There aren’t many new tracks on this blog because the premise is that it’s about songs I’ve lived with long enough to know I’ll always love them. But I want to introduce a few from 2020, starting with Idoru, the final track from Miss Anthropocene, the 2020 LP by Grimes.
The Safari EP marks the transition from the raw Albini-produced early Breeders material, such as their début LP Pod and the more polished (and commercially successful) follow-up The Last Splash.
Shortly after sample-heavy Hot Doggie by Colourbox appeared on the 4AD Compilation “Lonely Is An Eyesore”, the label released a collaborative single between Colourbox and label-mates AR Kane as a Double A-Side. The result was less of a collaboration than intended. One side was nearly all AR Kane, the other side was nearly all Colourbox. It was the latter side that got the airplay, and that took the song to the top of the UK Charts.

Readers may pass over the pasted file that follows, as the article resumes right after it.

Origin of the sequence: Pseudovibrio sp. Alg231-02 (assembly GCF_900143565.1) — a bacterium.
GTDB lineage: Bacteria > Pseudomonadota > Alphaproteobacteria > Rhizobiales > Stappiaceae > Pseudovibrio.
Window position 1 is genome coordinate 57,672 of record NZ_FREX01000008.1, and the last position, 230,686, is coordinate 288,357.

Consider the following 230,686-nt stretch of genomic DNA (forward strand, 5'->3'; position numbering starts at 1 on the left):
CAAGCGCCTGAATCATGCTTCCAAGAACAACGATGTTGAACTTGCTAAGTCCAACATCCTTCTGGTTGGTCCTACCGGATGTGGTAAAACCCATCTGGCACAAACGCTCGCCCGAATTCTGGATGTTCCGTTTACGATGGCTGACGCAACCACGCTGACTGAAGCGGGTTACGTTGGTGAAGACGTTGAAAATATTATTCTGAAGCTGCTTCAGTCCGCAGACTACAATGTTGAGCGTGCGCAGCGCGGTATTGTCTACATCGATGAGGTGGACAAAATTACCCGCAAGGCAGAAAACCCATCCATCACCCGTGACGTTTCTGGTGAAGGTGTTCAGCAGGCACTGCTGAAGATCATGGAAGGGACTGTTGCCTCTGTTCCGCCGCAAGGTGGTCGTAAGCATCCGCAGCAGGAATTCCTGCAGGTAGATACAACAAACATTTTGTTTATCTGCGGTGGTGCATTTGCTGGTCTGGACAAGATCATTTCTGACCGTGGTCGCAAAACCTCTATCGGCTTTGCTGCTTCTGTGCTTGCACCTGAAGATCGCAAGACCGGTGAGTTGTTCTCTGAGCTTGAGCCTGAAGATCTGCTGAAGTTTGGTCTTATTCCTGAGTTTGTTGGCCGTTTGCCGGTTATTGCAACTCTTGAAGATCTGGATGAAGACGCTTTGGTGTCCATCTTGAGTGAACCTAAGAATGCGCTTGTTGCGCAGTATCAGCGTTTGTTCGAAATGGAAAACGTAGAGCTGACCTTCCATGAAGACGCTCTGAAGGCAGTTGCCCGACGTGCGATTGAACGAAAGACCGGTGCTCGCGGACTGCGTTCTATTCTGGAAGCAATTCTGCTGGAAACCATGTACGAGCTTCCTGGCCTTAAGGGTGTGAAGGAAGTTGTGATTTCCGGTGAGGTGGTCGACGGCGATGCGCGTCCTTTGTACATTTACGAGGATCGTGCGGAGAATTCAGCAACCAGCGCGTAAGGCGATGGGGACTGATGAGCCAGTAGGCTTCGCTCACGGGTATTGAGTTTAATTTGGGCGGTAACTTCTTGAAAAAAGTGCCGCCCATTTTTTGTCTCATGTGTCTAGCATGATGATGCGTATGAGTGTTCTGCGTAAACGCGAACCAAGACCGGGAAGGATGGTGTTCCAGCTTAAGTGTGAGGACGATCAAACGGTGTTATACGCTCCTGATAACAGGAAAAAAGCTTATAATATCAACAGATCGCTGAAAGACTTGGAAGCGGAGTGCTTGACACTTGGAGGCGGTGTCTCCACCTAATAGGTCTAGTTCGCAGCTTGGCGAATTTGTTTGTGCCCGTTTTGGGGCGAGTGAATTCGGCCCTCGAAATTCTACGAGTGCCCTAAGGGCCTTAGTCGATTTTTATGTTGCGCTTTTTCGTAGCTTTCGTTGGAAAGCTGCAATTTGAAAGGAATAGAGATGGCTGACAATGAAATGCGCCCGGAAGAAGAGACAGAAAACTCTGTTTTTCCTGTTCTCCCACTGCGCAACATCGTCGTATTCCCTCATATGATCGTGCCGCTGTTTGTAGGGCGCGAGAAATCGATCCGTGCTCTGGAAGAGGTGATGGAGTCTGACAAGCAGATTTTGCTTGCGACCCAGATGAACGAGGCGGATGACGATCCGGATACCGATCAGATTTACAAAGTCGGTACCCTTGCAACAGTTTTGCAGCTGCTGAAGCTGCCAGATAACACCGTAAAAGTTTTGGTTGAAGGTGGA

Featured on the 1987 4AD Compilation “Lonely Is An Eyesore”, this track showed the sampling skills of brothers Martyn and Steven Young, recording as Colourbox. Soon after, under the M|A|R|R|S guise, they would have a UK number one hit single with a tune based largely on samples from other records - but Hot Doggie samples from TV and film.
This EP came out soon after the untitled Throwing Muses début album, and by that time I’m already thinking that they could be, for me, The Best Band In The World. Ever.
They retain that status to this day.
This is the point at which I introduce you to my all-time favourite band. Some of their finest stuff isn’t that easily accessible - but this is the song I’d use to introduce a new listener. It’s distinctively different to anything else you’ve heard, yet it’s not weird enough to scare people off.
The first single from the fourth (and last until the band later reformed) Pixies album, this is the tale of an alien who picks up transmissions from Earth and heads over to find the source, the “planet of sound”.
This is the song that gave this blog its title, so it seems right to open with it. Although it’s a cover, this is the most famous version and, I’d claim, the definitive version.
Recorded by Liz Fraser and Robin Guthrie of 4AD act Cocteau Twins, this was released on the B-side of a 12” release, then the A-side of a 7”, before appearing on the first This Mortal Coil album It’ll End in Tears